11. con 1212, don't act on any of this advice / response. These folks don't really know what your situation is, or what your questions are. Maybe restate the question, including more detail ? That Alaska FWS guy who's a member here (red polo in photo) has an applicable tagline about stating your question clearly.
  12. - sorry, but IIRC those 2 paras were definitions, not directives. I think you are looking for arguments among the weeds.
  13. brian

    Non Appropriated Funds Procedures

    Keith, your NAF dollars come from one vendor and go to another vendor, or to the same vendor ?
  14. Knowing that there's a possibly qualified alternate source, going sole source has the potential of causing some real heartburn. Which could translate into delays and other unpleasantness. My 2 cents, solicit SBSA, or unrestricted, and make Past Performance #1 in the best value evaluation. No better way to educate the potential sore loser on what requiring activities consider key. If I understand the requirement, I can think of two different sources with pretty good reputations, WestLaw and Lexis-Nexis. I'd guess that a JOFOC will be like a red flag in this particular case.
  15. brian

    Bid Protests - What can the Awardee do?

    now THAT's poetic.
  16. I found the reasoning consistent with the case law cited.
  17. brian

    Commercial Item Determination

    What are the advantages to a Contractor to having something determined to be a Commercial Item ? All I can think of is that: 1) they don't have to furnish any cost or pricing data, plus 2) a couple dozen clauses and provisions for non-CI solicitations/ contracts are left out. Are there any disadvantages ? ............................. On the other hand, for an Agency, it seems like it makes a much bigger difference to them. The whole acquisition process goes faster, including evaluation. The one downside I can think of, CO's who are more comfortable looking at cost and price data may fear that they are paying too much. What are the reasons a CO may NOT want to call something a Commercial Item ? This authority has been around for almost 20 years now. I'd expect it to be used more often.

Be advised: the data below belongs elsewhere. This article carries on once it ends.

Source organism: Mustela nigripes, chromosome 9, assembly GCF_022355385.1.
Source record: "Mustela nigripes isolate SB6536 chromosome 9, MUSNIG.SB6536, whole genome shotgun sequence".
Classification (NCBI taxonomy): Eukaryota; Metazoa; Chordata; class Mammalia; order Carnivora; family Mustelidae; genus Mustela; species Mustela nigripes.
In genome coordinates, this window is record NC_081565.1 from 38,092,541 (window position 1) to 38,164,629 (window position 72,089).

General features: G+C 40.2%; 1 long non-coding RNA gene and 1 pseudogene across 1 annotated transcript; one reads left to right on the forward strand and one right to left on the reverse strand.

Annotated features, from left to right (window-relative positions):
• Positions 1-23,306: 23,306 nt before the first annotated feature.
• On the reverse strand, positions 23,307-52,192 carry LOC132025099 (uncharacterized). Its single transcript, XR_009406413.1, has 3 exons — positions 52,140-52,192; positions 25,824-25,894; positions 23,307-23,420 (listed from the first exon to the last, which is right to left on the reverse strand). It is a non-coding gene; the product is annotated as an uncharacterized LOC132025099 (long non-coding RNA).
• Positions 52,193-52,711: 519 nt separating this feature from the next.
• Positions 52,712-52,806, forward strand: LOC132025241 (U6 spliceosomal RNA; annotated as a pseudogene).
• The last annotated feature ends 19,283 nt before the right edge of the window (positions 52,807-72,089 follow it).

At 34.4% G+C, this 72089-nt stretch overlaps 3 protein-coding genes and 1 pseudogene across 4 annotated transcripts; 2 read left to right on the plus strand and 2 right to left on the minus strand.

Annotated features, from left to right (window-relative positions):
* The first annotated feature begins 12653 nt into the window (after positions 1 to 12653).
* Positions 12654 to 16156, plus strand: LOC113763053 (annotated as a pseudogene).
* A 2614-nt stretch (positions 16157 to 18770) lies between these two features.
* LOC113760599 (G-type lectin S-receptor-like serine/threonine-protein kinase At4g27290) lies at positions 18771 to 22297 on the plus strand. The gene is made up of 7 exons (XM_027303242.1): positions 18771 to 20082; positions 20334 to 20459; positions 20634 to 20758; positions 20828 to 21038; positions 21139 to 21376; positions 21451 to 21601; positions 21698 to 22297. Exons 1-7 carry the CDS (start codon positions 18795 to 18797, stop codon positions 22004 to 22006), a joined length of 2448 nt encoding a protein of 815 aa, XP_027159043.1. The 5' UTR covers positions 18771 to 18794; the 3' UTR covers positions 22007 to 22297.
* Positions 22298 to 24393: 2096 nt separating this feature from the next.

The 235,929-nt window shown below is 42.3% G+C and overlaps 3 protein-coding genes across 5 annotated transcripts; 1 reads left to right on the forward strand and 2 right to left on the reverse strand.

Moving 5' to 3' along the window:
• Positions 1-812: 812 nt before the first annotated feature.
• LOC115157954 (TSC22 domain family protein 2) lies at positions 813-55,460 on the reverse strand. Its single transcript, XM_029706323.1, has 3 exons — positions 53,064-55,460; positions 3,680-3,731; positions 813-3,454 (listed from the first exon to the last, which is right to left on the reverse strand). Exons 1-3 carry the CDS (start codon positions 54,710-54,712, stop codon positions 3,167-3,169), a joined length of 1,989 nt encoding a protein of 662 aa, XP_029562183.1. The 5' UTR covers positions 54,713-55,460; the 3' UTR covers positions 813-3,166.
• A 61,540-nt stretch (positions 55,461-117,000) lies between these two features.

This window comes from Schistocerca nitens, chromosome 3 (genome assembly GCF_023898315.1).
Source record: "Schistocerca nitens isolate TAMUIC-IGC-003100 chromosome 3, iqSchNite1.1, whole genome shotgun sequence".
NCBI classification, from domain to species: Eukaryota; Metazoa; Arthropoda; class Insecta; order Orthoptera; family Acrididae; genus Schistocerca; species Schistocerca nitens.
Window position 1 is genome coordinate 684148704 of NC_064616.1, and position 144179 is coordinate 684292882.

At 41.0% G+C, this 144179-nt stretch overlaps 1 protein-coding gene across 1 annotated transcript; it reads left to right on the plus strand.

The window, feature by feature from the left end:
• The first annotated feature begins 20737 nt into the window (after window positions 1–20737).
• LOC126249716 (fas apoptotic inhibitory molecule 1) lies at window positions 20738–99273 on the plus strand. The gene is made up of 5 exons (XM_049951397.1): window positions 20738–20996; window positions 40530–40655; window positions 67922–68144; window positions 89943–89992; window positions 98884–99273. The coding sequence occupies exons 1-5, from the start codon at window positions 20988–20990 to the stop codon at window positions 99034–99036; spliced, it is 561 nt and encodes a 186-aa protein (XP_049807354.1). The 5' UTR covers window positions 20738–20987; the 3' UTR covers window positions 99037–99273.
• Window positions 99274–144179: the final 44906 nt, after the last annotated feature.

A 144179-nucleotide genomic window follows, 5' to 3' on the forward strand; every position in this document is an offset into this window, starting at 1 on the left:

18. thnx. I couldn't figure it out on my own. I just tried the fix, inserting "current," and it works. Brian
  19. thnx, d carver. I had let my google subscription expire, but see now that I need to keep it current.
  20. brian

    "Required" Debriefing

    Vern, it came up in a phone conference some years back.
  21. newbie-ish question: I thought that a contractor didn't actually "accept" a DX contract, but that they had to perform, whether they wanted to or not. I thought that Ktrs signed up for getting DX orders forced on them, though I haven't a clue how one becomes a member of the exclusive "critical industrial base" club subject to that burden. I've never been involved in something in DPAS. not true ?
  22. I'm guessing that this is considered a "commercial item," to boot. To me, requiring "incumbent capture" is somewhat antithetical to the concept of CI. . fyi, I have had an Army CO tell me that an "Incumbent Capture" Clause was a standard clause.
  23. brian

    "Required" Debriefing

    2 thoughts: first, props for providing a debriefing even though the request was not timely; and second, even though something can be protested anytime to COFC, with no formal timeliness limits, the court does rely somewhat on GAO's rules for a sense of what is timely and and diligent in pursuit of the matter. I personally see protests as generally a good thing, allowing sunshine into an otherwise closed system. But I recognize that, even despite errors that may injure parties, the government does need to get on with its work. The GAO timeliness requirements strike me as a reasonable balance between these competing values, openness/ accountability and keeping the government running.
  24. I just figured out what you are referring to. I use a lot of white space and carriage returns in my writing. Back when I was your age, and typed stuff on a "typewriter," I was concerned with the efficient use of typing paper. I tried to get as much info onto a page as I could. Text was quite dense. But today, I hardly ever type on paper. Now almost all I type onto is a computer monitor. All that white space doesn't cost me a nickel more. Plus, I and some of the people I write for are visually impaired. This style, which I call "low-cost electrons," makes for much easier reading for old fogies.
  25. Mr. Edwards: I'm not surprised. I get that a LOT.